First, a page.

A Week in the Life: An MA Student in Lockdown - Sara Visan

View of a white memorial building in park next to pair of shoes on a wall

One year into the pandemic, one thing has become clear: life goes on. Although thinking back on my hopes for this stage of my life and the reality reveals a strange contrast; many things have changed for many people. However, I try to be aware of the fact that I am attempting to achieve a really big goal (doing a master’s!) thousands of kilometres away from everything I’ve known and with almost no close interaction with another human being. And at the end of the day, I hope that when I look back on my experiences right now, I’ll see them for the enriching and important phases that they are. In the end, life is what you make it. Here’s what I make of a week: 

  • Mondays this term mean my 10 a.m. Contemporary Gothic class. Early classes are a bit hard on me, especially because I have yet to get used to gloomy English weather, but it is a module that I deeply enjoy, and coffee solves everything (and yes, I do have a terrible caffeine addiction). 
  • Each week, we read a novel and watch a movie (or a TV show episode) that fits a general gothic theme, and then meet in our synchronous seminars and discuss them: all my colleagues are very involved and the professor is obviously passionate, so I’m enjoying it every single time. 
  • Around 1 p.m., as I’m eating breakfast, my friend Vanessa calls me and together we each practice our Duolingo languages of choice (Spanish for me, German for her). 


 I am convinced me and the Duolingo bear are the same person 

  •  I’ve been doing that a lot actually: sitting on video calls, muted, with friends as each of us is being productive in different parts of the world. With a bit of imagination, we can almost pretend we’re back in a library together, and it’s quite effective (Pavlov’s dogs, all of us). 
  • Tuesday is slow, mainly because Moodle (our virtual learning platform) was down for maintenance, so most of my plans got hijacked. 
  • So instead, I went to the post office, dropping an envelope off for some papers (#immigrantlife) and because I put on actual trousers, I also decided to take a walk through Williamson Park: a sunny day is never to be missed!
  • The only academically productive feat that I manage was to watch a 40 minute lecture. 
  •  Another 10 a.m. class on Wednesday, this time the dissertation module, which is always useful especially because the UK does things differently from how I’ve known them during my undergraduate degree. It’s filled with tips on how to go about scheduling the weeks left of my degree, places to find resources and just general discussions about being a Sociology scholar.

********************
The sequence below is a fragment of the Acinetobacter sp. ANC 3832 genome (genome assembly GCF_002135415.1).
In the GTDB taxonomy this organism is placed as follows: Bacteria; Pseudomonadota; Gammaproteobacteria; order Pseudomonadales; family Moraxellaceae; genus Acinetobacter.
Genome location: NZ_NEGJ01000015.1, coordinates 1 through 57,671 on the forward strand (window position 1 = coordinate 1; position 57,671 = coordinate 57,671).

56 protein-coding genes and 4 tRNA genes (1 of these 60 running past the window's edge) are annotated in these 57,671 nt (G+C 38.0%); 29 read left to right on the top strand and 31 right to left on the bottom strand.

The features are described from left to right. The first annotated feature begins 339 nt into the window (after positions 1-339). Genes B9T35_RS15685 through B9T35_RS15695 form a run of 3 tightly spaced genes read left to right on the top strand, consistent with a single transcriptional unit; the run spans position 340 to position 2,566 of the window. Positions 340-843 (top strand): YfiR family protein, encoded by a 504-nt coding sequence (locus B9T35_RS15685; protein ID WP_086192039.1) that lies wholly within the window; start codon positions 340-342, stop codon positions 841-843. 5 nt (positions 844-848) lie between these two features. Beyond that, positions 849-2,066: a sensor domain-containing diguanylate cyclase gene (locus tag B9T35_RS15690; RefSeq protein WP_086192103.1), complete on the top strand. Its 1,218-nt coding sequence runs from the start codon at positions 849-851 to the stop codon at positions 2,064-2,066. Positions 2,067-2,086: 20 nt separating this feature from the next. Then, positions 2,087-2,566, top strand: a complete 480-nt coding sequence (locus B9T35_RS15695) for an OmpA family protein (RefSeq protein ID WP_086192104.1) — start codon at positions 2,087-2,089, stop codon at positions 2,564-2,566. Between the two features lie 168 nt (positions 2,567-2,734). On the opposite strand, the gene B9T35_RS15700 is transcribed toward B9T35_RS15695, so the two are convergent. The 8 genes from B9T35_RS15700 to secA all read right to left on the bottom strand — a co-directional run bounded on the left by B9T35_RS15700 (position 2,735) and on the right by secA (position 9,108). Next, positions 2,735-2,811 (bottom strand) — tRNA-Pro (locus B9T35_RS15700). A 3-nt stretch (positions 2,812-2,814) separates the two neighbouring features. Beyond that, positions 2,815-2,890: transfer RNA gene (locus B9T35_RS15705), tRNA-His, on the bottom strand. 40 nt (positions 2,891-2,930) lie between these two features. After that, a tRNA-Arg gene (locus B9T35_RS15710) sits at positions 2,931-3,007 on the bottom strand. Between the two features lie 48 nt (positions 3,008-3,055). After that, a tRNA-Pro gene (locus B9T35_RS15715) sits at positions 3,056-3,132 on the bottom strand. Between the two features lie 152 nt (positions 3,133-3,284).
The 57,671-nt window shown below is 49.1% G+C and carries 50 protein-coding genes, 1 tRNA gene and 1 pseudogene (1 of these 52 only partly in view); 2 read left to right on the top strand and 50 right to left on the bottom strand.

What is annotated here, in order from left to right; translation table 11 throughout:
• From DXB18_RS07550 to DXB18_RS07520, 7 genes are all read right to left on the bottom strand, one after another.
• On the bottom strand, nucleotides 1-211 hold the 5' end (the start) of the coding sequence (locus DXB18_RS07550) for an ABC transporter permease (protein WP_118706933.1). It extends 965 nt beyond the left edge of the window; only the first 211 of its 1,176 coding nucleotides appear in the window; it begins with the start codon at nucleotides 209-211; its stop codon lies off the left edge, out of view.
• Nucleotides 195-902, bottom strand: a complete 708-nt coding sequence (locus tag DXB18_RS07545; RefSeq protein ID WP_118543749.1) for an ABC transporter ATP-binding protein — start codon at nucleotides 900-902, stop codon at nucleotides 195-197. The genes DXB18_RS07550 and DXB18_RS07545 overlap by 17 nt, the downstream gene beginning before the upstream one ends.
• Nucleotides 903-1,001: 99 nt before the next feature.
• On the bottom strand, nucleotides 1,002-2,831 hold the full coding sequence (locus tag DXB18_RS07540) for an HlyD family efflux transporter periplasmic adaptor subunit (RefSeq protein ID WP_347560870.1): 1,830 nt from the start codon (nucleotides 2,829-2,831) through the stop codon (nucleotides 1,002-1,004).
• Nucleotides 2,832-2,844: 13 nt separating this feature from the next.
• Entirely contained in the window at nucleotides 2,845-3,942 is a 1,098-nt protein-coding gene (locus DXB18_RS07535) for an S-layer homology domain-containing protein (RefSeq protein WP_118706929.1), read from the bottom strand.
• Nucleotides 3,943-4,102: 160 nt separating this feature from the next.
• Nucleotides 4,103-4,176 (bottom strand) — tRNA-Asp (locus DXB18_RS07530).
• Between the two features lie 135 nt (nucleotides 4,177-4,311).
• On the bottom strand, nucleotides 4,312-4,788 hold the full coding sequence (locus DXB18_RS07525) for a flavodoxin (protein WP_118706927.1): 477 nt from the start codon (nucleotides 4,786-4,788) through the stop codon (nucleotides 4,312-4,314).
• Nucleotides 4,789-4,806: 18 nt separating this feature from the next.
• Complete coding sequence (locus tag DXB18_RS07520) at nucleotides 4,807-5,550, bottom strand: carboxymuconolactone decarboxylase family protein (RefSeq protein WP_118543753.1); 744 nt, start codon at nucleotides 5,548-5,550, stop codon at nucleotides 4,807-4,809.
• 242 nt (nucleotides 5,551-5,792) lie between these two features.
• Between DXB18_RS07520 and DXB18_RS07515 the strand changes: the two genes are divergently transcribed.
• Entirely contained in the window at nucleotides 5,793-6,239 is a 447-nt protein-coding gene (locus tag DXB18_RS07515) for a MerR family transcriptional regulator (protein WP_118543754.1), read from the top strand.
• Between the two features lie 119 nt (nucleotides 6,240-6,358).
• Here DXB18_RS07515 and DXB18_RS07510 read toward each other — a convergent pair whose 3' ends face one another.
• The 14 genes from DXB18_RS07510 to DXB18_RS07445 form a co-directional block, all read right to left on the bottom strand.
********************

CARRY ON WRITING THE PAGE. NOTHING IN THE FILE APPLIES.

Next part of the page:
• The rest of the day is generally spent on preparing for one of my other classes: Researching Migration. The pre-recorded lecture comes to around an hour total, and I have two mandatory readings as well. English is not my native language, and I’m sure it takes me a bit longer to read through these than it would some other people. Yet as an international student myself – and with my fair share of friends and relatives living all across the world, migration is something that I am very much interested in.  
  • I’m pretty sure since the pandemic started, everyone found something they cannot stop themselves from ordering online and for me, that’s books – I’m on a hunt to own all the books by my favourite author, Jeanette Winterson, and I love buying second hand whenever I can.


  • I feel like my grasp on time was foggy enough as a student during normal circumstances: a year counted in weeks, holidays counted in deadlines. Add a global pandemic onto it, and I’m not sure I believe in time, even as a social construct. The days just fade a bit one into another. 
  • But at least I know what I need to do: I prepare for my Gender, Sex and Bodies class, another hour long lecture, and although the mandatory reading is always only one article or essay, I like to read as many of them as I can get through, because the topics are very important – something I’d be interested to know more of even outside of university, and all the more exciting to do so within academia (my classmates can attest I never shut up). 
  • TikTok is a girl’s best friend in the middle of a pandemic, so that’s what most of my evenings consist of these days. 
  • Morning classes again, same coffee addiction 
  • From 9:30 a.m. until 1 p.m. I have my two synchronous workshop for Bodies, Sex and Gender and Researching Migration. However, by the time I am done, I suffer from Microsoft Teams fatigue, so the rest of the day is always set aside for relaxing. 
  • Nowadays, that takes the form of waiting for my friend Nashaly to get back home from work so we can watch the newest episode of Wandavision together, discuss theories and share funny tweets for way too many hours afterwards (yep, obsessed alright).


  • The weekend is not real, whatever anyone tries to convince me: it passes in a daze of domestic chores and family video calls. 
  • Because I procrastinate a bit too much (#studentlife), my weekly book for Monday is always postponed until the last minute, even as I complain about not getting things done with my housemate while we cook together. But Sundays always feel never-ending, even when I accidentally read for 6 hours and watch an entire movie. 

My ‘best’ looks different every single day – or every couple of days, really. And that is totally okay. At the end of the day, what matters most is that I am still trying. When I eventually (hopefully) graduate, it’ll be with a sense of pride to have done it through this situation. 

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